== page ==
"In murders in which there are a man and a woman involved, public opinion usually goes in the following fashion: everybody is agreed on the man but opinion is usually split about the woman," Atwood explained in an interview with CBC. "One side: 'She instigated it all. She's the female demon.' The other side: 'She is an innocent victim coerced by force, circumstance and fear.' That's how it split on Karla and it was certainly how it split on Grace."

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Nate D. Sanders Auctions
Sylvia Plath's Pulitzer Prize in Poetry Is Up for Auction
Nate D. Sanders Auctions
Nate D. Sanders Auctions

A Pulitzer Prize in Poetry that was awarded posthumously to Sylvia Plath in 1982 for her book The Collected Poems will be auctioned on June 28. The Los Angeles-based Nate D. Sanders Auctions says bidding for the literary document will start at $40,000.

The complete book of Plath’s poetry was published in 1981—18 years after her death—and was edited by her husband, fellow poet Ted Hughes. The Pulitzer Prize was presented to Hughes on Plath’s behalf, and one of two telegrams sent by Pulitzer President Michael Sovern to Hughes read, “We’ve just heard that the Collected Plath has won the Pulitzer Prize. Congratulations to you for making it possible.” The telegrams will also be included in the lot, in addition to an official congratulatory letter from Sovern.

The Pultizer’s jury report from 1982 called The Collected Poems an “extraordinary literary event.” It went on to write, “Plath won no major prizes in her lifetime, and most of her work has been posthumously published … The combination of metaphorical brilliance with an effortless formal structure makes this a striking volume.”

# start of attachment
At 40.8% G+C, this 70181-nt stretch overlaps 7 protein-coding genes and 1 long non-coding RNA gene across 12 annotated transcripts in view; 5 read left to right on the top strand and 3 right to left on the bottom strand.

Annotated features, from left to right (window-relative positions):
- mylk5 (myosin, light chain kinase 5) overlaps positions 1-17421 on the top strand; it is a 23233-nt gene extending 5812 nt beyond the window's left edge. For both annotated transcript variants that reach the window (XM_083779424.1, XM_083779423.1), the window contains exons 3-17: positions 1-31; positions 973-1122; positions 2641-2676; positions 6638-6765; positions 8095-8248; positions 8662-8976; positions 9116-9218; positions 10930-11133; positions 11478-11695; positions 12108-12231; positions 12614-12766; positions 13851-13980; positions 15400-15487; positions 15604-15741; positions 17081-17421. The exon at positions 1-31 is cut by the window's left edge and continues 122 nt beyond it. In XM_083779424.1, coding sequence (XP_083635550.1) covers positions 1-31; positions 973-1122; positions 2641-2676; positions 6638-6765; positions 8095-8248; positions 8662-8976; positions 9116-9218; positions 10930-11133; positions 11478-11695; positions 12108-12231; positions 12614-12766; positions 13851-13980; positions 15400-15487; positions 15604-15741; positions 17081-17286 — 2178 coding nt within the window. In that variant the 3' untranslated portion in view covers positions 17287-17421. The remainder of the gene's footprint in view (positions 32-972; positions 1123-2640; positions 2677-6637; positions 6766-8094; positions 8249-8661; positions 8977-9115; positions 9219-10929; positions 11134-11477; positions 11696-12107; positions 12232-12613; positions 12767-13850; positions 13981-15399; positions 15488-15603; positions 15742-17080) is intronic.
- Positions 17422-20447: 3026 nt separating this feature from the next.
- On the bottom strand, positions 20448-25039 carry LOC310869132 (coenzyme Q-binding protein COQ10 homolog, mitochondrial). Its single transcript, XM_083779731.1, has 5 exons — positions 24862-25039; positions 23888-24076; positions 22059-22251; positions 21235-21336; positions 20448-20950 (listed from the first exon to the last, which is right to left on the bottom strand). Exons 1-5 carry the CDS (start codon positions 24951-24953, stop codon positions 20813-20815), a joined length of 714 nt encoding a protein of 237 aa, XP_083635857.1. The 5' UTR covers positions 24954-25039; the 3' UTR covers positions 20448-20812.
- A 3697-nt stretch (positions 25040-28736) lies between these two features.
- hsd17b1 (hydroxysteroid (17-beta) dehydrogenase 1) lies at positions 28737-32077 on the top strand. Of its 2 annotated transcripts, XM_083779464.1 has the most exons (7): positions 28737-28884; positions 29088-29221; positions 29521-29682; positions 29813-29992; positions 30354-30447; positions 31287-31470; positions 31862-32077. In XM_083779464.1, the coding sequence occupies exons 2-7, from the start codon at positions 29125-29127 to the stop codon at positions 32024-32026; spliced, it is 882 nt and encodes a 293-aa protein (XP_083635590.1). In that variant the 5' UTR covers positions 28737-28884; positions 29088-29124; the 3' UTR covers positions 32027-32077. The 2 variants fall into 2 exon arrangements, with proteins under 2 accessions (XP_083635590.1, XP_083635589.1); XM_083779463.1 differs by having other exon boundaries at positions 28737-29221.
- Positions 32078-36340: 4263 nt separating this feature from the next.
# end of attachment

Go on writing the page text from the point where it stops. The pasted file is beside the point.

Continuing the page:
Ted Hughes penned an introduction to the poetry collection describing how Plath had “never scrapped any of her poetic efforts,” even if they weren’t all masterpieces. He wrote:

“Her attitude to her verse was artisan-like: if she couldn’t get a table out of the material, she was quite happy to get a chair, or even a toy. The end product for her was not so much a successful poem, as something that had temporarily exhausted her ingenuity. So this book contains not merely what verse she saved, but—after 1956—all she wrote.”

Also up for auction is Plath’s Massachusetts driver’s license from 1958, at which time she went by the name Sylvia P. Hughes. Bidding for the license will begin at $8000.

Plath's driver's license
Nate D. Sanders Auctions
Charles Dickens Museum Highlights the Author's Contributions to Science and Medicine

Charles Dickens is celebrated for his verbose prose and memorable opening lines, but lesser known are his contributions to science—particularly the field of medicine.